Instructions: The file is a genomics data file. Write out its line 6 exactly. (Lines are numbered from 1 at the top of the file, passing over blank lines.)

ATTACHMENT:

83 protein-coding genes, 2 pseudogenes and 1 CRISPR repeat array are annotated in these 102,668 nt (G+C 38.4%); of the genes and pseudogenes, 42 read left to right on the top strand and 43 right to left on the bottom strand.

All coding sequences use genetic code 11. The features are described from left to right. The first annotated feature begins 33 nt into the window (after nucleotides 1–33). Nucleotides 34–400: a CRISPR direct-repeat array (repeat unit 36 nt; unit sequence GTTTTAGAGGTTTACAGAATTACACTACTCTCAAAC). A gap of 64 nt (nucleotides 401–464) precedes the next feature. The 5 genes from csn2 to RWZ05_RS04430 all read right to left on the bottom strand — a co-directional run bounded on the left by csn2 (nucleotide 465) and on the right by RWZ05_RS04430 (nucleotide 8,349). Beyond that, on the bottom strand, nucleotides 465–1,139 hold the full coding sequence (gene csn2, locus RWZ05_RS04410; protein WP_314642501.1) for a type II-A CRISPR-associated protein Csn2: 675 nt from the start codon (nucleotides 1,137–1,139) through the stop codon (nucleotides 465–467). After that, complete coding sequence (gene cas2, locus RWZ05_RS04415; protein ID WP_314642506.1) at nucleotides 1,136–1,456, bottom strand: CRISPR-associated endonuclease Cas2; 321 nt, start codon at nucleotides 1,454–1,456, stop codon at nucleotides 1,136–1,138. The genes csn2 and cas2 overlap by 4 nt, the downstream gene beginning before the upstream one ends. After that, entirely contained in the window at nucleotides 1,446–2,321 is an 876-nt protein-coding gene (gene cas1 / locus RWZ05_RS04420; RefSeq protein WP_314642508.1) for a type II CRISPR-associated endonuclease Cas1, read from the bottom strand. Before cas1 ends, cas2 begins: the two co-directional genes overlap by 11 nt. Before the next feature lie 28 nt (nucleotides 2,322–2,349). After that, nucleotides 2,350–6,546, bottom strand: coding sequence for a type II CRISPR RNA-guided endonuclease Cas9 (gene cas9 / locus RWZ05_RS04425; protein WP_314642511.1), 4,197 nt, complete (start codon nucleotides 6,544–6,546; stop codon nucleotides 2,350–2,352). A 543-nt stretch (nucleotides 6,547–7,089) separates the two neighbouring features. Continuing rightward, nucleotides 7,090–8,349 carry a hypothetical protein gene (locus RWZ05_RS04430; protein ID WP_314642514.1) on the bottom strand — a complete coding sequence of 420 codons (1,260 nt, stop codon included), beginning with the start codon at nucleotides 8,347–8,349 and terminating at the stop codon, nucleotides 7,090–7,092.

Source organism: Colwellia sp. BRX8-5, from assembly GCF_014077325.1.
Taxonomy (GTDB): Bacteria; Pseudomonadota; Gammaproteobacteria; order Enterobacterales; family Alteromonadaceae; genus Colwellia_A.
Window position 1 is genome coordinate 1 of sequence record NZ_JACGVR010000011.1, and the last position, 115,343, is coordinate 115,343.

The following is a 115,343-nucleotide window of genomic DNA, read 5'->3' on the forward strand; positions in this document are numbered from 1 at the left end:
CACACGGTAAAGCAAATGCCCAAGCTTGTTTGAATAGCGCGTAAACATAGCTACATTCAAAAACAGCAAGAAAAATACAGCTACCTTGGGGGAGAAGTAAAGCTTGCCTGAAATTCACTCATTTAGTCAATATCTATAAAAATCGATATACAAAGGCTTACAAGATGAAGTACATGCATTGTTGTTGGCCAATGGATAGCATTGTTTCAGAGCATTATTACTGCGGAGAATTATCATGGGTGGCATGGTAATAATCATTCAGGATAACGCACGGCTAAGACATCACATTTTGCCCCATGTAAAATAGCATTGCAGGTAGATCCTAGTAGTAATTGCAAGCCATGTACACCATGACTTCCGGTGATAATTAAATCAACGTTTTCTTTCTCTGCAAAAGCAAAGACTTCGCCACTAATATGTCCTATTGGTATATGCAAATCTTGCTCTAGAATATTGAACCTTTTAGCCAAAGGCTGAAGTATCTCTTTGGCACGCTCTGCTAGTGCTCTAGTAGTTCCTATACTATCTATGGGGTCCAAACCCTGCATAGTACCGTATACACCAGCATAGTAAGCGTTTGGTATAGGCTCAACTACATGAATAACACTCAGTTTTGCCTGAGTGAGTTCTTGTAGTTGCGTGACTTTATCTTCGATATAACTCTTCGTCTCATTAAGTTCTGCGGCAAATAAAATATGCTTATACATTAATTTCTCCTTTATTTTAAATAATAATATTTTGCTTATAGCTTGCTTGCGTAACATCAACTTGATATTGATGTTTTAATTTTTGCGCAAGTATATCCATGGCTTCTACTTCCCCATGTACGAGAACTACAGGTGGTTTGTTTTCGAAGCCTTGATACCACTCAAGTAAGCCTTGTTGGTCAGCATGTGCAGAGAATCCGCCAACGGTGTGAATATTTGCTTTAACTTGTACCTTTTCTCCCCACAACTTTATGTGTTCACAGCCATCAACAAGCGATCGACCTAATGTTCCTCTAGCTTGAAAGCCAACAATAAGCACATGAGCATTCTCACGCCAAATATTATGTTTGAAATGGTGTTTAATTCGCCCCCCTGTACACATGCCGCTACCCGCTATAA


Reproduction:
The following is a 115,343-nucleotide window of genomic DNA, read 5'->3' on the forward strand; positions in this document are numbered from 1 at the left end: